Plant of the Month

November: Japanese Maple

Japanese maples are a varied and beautiful species with a variety for almost any landscape. They are beloved for their fascinating leaves, graceful forms, and feeling of refined delicacy. They also typically have excellent fall color in vibrant shades of yellow, gold, bronze, and scarlet.

Four different varieties of low-growing Japanese maples can be seen in this image.

Four different varieties of low-growing Japanese maples can be seen in this image.

There are four main dimensions we can use to categorize Japanese maples: size, habit, leaf type, and leaf color. Japanese maples can be maintained as tiny bonsai or grown to a medium sized tree depending on the variety and how you care for it. As far as habit, varieties can be upright, which means the branches mostly go out and/or up, or weeping, which means the branches reach back towards the ground. Leaves can be dissected (the lacy looking ones) or non-dissected (the non-lacy ones), and their summer color can be bright green or various shades of burgundy and reddish-green. There is an almost endless number of named varieties, and the collectors and enthusiasts rival hosta fans in their love for this species.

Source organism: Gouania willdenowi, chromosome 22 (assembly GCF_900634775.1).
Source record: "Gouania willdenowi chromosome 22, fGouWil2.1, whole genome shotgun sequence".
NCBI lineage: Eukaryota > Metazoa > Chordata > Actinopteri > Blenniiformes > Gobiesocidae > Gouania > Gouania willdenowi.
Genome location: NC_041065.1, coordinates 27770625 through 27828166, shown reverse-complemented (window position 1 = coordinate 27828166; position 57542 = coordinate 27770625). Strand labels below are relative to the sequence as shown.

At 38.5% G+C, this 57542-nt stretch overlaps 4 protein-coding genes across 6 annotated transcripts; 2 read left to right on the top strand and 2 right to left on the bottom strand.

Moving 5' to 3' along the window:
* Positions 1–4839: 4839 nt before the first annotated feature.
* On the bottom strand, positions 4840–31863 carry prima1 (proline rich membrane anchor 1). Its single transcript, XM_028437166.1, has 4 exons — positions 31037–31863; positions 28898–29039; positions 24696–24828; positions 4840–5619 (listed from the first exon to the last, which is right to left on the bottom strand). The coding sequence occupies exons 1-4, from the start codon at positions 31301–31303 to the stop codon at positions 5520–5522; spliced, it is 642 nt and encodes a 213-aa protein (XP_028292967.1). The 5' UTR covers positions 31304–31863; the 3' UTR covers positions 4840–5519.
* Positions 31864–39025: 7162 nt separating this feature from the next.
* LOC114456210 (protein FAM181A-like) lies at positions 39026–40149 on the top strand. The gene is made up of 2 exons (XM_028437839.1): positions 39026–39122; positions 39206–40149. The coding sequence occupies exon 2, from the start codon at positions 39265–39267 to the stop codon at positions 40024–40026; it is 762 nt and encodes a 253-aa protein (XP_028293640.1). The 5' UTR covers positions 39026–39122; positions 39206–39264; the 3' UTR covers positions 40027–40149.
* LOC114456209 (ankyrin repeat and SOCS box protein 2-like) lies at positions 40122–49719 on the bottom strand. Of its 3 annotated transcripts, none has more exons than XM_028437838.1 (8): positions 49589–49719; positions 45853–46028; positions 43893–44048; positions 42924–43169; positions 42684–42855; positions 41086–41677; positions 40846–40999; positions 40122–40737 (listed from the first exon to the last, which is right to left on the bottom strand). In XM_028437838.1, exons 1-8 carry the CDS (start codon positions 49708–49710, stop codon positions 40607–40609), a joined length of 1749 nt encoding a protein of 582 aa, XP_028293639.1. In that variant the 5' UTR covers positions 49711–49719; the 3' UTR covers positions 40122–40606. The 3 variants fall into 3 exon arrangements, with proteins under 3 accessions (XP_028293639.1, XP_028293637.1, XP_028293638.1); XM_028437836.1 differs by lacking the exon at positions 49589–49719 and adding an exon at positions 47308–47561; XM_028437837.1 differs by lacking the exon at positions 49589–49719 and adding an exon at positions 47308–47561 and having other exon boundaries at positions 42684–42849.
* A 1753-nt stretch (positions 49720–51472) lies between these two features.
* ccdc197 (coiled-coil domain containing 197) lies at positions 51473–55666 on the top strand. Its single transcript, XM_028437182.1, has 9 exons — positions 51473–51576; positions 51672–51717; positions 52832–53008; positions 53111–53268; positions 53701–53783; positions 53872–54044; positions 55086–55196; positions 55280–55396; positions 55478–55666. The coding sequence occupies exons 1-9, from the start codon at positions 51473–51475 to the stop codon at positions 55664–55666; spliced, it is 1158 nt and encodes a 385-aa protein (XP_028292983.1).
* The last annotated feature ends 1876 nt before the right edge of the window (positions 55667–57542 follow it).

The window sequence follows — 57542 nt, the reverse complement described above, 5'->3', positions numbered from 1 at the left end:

Common Name: Japanese Maple

Scientific Name: Acer palmatum

Light: full sun to partial shade

Size: 5-25’ tall and 5-30’ wide (mature size determined by variety)

Bloom Time and Color: small hanging clusters of red or reddish green flowers are somewhat showy

Notable Varieties: ‘Bloodgood’ (large variety with non-dissected leaves that are reddish-green in the summer and crimson in the fall), ‘Seiryu’ (medium sized variety with bright green dissected leaves and golden yellow fall color), ‘Waterfall’ (small to medium variety with bright green dissected leaves and a weeping branch habit), ‘Inaba-shidare’ (small variety with dissected leaves that are reddish green in the summer and crimson in the fall, weeping branch habit)

Soil: prefers rich, well-drained soil with consistent moisture

Other Notes: should be planted in somewhat sheltered locations in central Indiana to minimize winter dieback, great fall color, interested form, highly variable look depending on variety

See other plants of the month.

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